The premise is, what you think is who you are. We create our own reality, and we see the world through our own filter. Believe your life sucks, and that’s what you see. Believe you can make it better–and incorporate the choices that make it happen–and you will.
I finally started to read it last night. I glanced at the back…right where it says, “Environment is but his looking-glass.”
Which stopped me dead in my tracks.
This metaphor–our environment reflecting us–was suddenly very clear.
Yeah, it took three signs, but I finally got it.
Our personal environment is powerful. The environment we create will either support us in positive ways, or in negative ways. You can turn your life around and make it all the way through to black belt. Or you sit around, confused, overwhelmed and troubled, wondering where you lost your way.
Either way, it’s our choice.
I’m sitting here realizing I’ve let my environment slip.
I got a great start creating a better workspace, as you can follow with my series of articles on Cleaning the Attic.
I’ve added yoga to my activities, which has had huge mental and spiritual benefits.
But I’ve let other things slide.
I’ve made it entirely too easy to make unhealthy food choices, and hard to make healthy ones.
I’ve been lax on creating opportunities for daily workouts.
I’m still too quick to volunteer my time and energy to things that either hugely annoy me or endlessly distract me.
I still agonize over whether I spend time with people I “ought to” vs. people who will inspire me and support my artistic vision.
Or maybe even “no people at all.” Years ago, I remember being stunned when an artist said she let days go by where she wouldn’t even answer the phone–because she needed to protect her creative time. She was an amazingly self-absorbed person, but she was also an amazingly talented and productive artist.
I want to be a good mom/daughter/friend/wife/citizen–but I also want to be an amazing artist. I need to find that good balance point again.
So I’m realizing that “protecting our environment” can mean many things for me right now.
I need to be selfish with my time, sometimes.
I need to make sure I have salad greens in the fridge, and I need to make sure there’s no more Halloween candy in my studio.
I need to make just as much time for working on a fiber piece as I do for folding the laundry.
I need to limit the time I spend with people who would be happy to suck up every spare minute of my time and emotional energy. But I’m still hopelessly addicted to “being nice”, so I gotta work on that.
I need to find something, some activity, that demands I work out hard, for at least an hour a day. My fitness has suffered greatly since I left behind my almost-daily kickboxing practice. If I can’t find the self-discipline to do it myself, I have to find a way to have someone else make me do it.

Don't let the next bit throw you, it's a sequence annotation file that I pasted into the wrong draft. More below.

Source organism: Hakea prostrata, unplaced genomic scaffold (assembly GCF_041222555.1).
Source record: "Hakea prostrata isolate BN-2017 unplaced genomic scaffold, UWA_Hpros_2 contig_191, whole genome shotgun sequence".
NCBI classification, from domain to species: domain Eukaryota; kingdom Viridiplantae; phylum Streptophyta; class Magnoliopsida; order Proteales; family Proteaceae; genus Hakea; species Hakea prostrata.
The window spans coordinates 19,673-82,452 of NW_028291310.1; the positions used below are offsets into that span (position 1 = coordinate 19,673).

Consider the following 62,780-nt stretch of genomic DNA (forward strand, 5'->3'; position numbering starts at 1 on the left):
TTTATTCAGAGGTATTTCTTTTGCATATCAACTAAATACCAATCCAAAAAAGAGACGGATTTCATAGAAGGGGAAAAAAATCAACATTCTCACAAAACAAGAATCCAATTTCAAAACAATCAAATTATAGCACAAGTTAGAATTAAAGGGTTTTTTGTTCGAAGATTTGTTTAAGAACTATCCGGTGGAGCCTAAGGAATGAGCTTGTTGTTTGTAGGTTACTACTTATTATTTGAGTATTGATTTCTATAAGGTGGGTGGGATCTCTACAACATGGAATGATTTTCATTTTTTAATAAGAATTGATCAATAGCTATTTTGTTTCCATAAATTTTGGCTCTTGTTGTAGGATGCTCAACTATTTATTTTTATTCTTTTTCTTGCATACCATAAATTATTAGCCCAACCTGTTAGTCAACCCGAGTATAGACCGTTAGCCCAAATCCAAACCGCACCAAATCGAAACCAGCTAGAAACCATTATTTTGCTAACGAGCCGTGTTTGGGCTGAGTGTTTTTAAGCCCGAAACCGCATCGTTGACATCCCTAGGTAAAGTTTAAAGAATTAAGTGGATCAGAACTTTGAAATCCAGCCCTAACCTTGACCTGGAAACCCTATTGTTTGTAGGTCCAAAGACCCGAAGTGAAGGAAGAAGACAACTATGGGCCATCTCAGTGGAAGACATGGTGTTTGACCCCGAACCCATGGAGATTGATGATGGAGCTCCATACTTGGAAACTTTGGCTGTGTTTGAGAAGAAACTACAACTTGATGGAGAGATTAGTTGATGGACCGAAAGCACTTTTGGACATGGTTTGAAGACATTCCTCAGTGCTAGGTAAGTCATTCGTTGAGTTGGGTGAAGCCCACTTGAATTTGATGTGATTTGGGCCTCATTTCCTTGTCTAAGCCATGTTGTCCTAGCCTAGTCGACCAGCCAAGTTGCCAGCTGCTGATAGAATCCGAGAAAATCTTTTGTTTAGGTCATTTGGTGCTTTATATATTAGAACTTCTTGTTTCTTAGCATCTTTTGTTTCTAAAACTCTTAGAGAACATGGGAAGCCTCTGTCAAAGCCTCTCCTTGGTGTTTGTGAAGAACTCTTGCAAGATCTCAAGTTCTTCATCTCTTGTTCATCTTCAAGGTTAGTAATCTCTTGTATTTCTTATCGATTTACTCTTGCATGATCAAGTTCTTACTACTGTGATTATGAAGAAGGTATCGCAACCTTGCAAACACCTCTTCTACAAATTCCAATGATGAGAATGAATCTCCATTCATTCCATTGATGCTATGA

I must decide where/how I can study martial arts, where IF I ever make it to black belt, I can be an asset, and not an embarrassment, to the school.
A friend said once, “When you feel your prayers aren’t being answered, see what’s in the way that blocks them from being answered.” I’m thinking about this right now. Because that blockade is part of the environment we’ve created for ourselves.
I don’t have it all figured out yet. It’s an ongoing process, my biggest “work in progress”.
But that’s what I’m thinking about right now.
Well, I thought I was done with this series, but self-discovery continues…
I’ve heard this tip before. But when I actually applied it, it’s amazing what could be moved out of my studio.
Do you actually use what’s stored in your studio, in your studio?
Here’s a great example. I sometimes overdye the fabrics I use in my wall hangings.
I have quite a collection of dyes, special fabric detergent, dye fixer, etc. All of these were stored in a little two-drawer unit on a counter top in my studio.
During the final cleaning frenzy before my Open Studio, I realized (duh) I don’t actually dye fabrics in my studio.
I dye in an upstairs bathroom, or in the laundry room.
Fortuitously, I had just cleared out my laundry room. I knew my supplies would fit in there on a newly- emptied shelf.
So I moved it all up there. The storage unit fit perfectly on the shelf. (Another “duh”. After all, they were part of the same storage system.)
A small change, but huge in so many ways.
My dye supplies, tools, and to-be-dyed fabric are now all stored where I use them. What a time-saver!
Look around your work space. Is there something there that just doesn’t belong?
I posted a brief answer to a question on an art forum and realized (as usual), it also applies to moi.
It was about being stuck, and not knowing how to get back to making more artwork.
There are two easy questions to ask yourself when you get stuck.
1) What do I need to do/have/find out in order to finish this piece?
I kept sitting down to my jewelry table to make up more earrings for an upcoming show. (It’s a show where only my lower-priced work will sell, so I need to make product to fit that niche.)
But I kept finding myself wandering around the studio, focusing on other little tasks instead.
I realized when I was actually making the earrings, I’m missing some critical beads for that design. But once I got up, I forgot I need to order more.
To be specific, they’re going to take some tracking down, and that’s the part that’s creating an obstacle.
Today I realized I’ve got to dedicate some time to finding them. I’ve contacted my regular suppliers, sent samples to an African bead trader, and did a quick search online.
Just knowing I’ve done what I need to do to move forward has increased my interest, and energy level.